“Salang Pass” was a quietly powerful episode of The Americans that has started to bring together some of the most difficult and unruly threads in Philip’s life. Over the years, the show has included many allusions to Philip’s conscience (and how it seems more developed than Elizabeth’s), but he’s always chosen the mission over the mark. In this season, Annelise was a great example of someone Philip tried to help and save, but ended up stuffing inside of a suitcase. The Paige issue, though, coupled with Martha’s “baby fever,” as Gabriel put it, and having to “work” at 15-year-old girl is really starting to get to him, though.
The most astounding moments of “Salang Pass” were its final few, when a stoned Philip recalls parts of his training. In a few fractured flashbacks, he recalls parts of the sexual encounters he was forced to have in order to learn how to “make it real,” not just with a beautiful young woman, but with a grandmother, or even an old man. This subset of KGB spies had to be able to sell a manufactured reality to whomever they were working as marks. Then Elizabeth asks him in this quiet moment whether or not he has ever had to “make it real” with her. “Sometimes,” he answers honestly. “But not now.”
Hang on, I’m going to need a minute.
With that exchange, The Americans bolstered itself to new heights and tragic depths of honesty. Philip had admitted he supposes he makes it real with Martha, and that he will probably have to do the same thing with Kimberly. But his relationship with Elizabeth is also a cover identity, and a manufactured pairing. The show has never shied away from exploring that complicated reality with a lot of depth, difficulty, and compassion. Here, when Philip admits this truth to Elizabeth, they kiss, but her eyes remain open. Then finally, she relents and closes them. Did she realize that while she maybe loves Philip now more than ever, she’s had to “make it real” with him in the past, too? Like when she had Gregory, or when they were first a couple?
The Americans always comes back to themes of identity. Philip now is trying to figure out who he is as a father and as a husband and as a spy, and how all of that plays into his relationship with Martha, Kimberly, and other assets. I loved how Philip had a fun shopping trip with Paige (with whom he has a true and real relationship), and then advised Stan to try to reestablish his relationship with Matthew (making an interesting comment about getting the kid away from the other parent, “away from that other influence.”)
His relationship with Kimberly is a weird mix of parental and friendly. When she admitted her pent-up feelings about her father and her step-mother, and how if her father had another family she wouldn’t even be surprised (they’re both gone all of the time, and she has no idea he’s in the CIA, and maybe so is the step-mother). Did Philip imagine Paige saying something similar to someone else about him and Elizabeth? Later, the popcorn fight they had and the Philip taking her up to bed felt parental, but then she kissed him, and he had to dart out of the house “like a teenager.” Things are weird.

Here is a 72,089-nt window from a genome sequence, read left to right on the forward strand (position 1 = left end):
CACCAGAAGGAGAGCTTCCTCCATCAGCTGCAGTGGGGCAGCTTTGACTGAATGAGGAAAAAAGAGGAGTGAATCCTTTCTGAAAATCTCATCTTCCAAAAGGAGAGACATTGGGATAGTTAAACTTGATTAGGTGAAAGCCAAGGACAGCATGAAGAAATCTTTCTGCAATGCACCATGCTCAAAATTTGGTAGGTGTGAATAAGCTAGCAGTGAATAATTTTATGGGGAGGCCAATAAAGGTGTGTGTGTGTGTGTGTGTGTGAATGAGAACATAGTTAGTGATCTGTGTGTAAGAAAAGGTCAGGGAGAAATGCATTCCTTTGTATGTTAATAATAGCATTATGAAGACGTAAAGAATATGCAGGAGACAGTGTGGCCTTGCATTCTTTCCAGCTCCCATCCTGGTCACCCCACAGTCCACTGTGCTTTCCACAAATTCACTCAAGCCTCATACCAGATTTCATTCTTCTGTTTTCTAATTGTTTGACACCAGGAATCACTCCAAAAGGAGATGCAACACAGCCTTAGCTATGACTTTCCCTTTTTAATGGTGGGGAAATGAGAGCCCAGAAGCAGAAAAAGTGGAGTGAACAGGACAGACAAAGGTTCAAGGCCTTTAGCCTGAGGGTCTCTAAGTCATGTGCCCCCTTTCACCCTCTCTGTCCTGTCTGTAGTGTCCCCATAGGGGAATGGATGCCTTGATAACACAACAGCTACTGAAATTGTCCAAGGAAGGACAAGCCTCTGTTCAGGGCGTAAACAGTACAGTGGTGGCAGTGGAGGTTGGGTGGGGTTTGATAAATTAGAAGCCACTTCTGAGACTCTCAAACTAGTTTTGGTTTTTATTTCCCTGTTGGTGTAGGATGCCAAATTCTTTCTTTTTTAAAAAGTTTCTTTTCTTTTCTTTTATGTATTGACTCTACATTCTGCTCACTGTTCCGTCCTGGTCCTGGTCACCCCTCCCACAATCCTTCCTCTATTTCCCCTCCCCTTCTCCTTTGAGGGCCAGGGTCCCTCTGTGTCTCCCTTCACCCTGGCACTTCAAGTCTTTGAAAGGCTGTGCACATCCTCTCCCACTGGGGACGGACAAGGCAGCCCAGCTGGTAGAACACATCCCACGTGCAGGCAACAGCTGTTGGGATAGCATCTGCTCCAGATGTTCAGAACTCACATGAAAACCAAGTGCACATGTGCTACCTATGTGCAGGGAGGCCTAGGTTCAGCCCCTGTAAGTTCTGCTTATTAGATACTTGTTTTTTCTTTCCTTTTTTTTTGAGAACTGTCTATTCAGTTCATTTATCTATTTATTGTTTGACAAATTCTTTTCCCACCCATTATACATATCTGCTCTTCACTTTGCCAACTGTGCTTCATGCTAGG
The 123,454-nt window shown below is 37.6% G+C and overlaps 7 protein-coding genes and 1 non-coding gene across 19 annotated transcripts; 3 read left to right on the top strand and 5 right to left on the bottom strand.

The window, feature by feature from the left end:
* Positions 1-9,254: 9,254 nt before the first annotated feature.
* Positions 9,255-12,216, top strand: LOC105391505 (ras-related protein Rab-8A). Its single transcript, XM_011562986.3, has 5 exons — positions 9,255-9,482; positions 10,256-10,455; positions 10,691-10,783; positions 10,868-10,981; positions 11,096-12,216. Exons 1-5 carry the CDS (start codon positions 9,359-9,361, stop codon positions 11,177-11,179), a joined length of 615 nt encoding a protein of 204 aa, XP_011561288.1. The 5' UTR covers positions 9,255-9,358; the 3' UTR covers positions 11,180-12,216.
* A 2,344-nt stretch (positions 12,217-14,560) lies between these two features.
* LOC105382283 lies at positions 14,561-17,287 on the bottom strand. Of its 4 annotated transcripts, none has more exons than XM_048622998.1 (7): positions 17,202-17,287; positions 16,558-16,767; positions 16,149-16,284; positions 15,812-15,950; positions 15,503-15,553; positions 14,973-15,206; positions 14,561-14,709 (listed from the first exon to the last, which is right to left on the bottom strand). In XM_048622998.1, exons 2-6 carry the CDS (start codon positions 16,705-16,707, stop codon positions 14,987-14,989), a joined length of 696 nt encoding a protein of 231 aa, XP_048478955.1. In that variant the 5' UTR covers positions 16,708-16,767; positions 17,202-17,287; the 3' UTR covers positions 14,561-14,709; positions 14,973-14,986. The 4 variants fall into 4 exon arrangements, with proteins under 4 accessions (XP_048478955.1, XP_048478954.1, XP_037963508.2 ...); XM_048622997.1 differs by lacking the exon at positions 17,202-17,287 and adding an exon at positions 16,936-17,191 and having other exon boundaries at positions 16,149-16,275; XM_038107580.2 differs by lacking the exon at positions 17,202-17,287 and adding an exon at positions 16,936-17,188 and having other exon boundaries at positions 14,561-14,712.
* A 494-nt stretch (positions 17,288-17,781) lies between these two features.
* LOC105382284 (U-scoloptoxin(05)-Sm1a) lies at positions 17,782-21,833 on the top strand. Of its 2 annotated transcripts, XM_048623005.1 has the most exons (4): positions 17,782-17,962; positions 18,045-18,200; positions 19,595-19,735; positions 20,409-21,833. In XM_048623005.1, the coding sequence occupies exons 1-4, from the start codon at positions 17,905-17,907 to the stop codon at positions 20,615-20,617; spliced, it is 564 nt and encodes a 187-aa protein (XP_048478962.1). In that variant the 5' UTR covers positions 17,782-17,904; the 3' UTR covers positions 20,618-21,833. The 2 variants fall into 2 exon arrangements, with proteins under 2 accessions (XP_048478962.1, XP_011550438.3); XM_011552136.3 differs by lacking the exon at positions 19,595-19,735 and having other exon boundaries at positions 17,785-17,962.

“Salang Pass” touched up career versus family in a few ways regarding sacrifice, like when Stan discussed his sadness at how Matthew wasn’t that thrilled to see him after he was away undercover for three years. Oleg is at odds with his family because he loves the United States, and wants to stay. Kimberly’s father has no idea that his absence and lack of a relationship with her now has opened a door for the KGB to make a move. But worse, that the whole operation may end up really, really hurting his daughter. And on top of all of this, Martha is really pushing to bring a foster child into the mix — yet another young person who Philip will be responsible for, and who he will probably ultimately hurt. And all of that is really starting to take its toll.
Episode Rating: ★★★★★ Excellent
Musings and Miscellanea:
— I think this is the first time I’ve gone to a full 5 stars, but Matthew Rhys is killin’ it. Philip has always been my favorite character on the series, and I love where the show is taking him and challenging him this year.
— I can’t believe we’re only halfway through the season, it feels like things are marching towards something really big. FX told critics that screeners won’t be coming now until just before the new episodes air, which seems to confirm that hunch.
— I haven’t talked at all about The Americans‘ really beautiful portrayal of Christianity but, it’s really, really interesting.
— Philip: “Paige was so graceful …” Elizabeth: “No she wasn’t!” Philip: “Oh yeah, that was the summer of skinned knees.” That whole exchange was so normal.
— Speaking of normal/natural, I hope that Philip spitting out that hot popcorn wasn’t scripted, because it was hilarious and seemed like a goof (that worked perfectly).
— Great exchange between Yusef and Philip about fundamentalist influence moving to Pakistan, and Philip advising him to “say 10 next time.”
— I loved Henry and Stan bonding at the dinner table, and then remembered it’s because Henry is all about Sandra. (Another tip to weird relationships).
— Elizabeth is really swimming along in her relationship with Lisa, including how she totally assassinated that poor guy in his own driveway under his car so that Lisa could take his job. I also like seeing Elizabeth as Michelle, feels like a totally new character for her — the fun, flirty, swingin’ single!
— “Conscience can be dangerous” – Gabriel.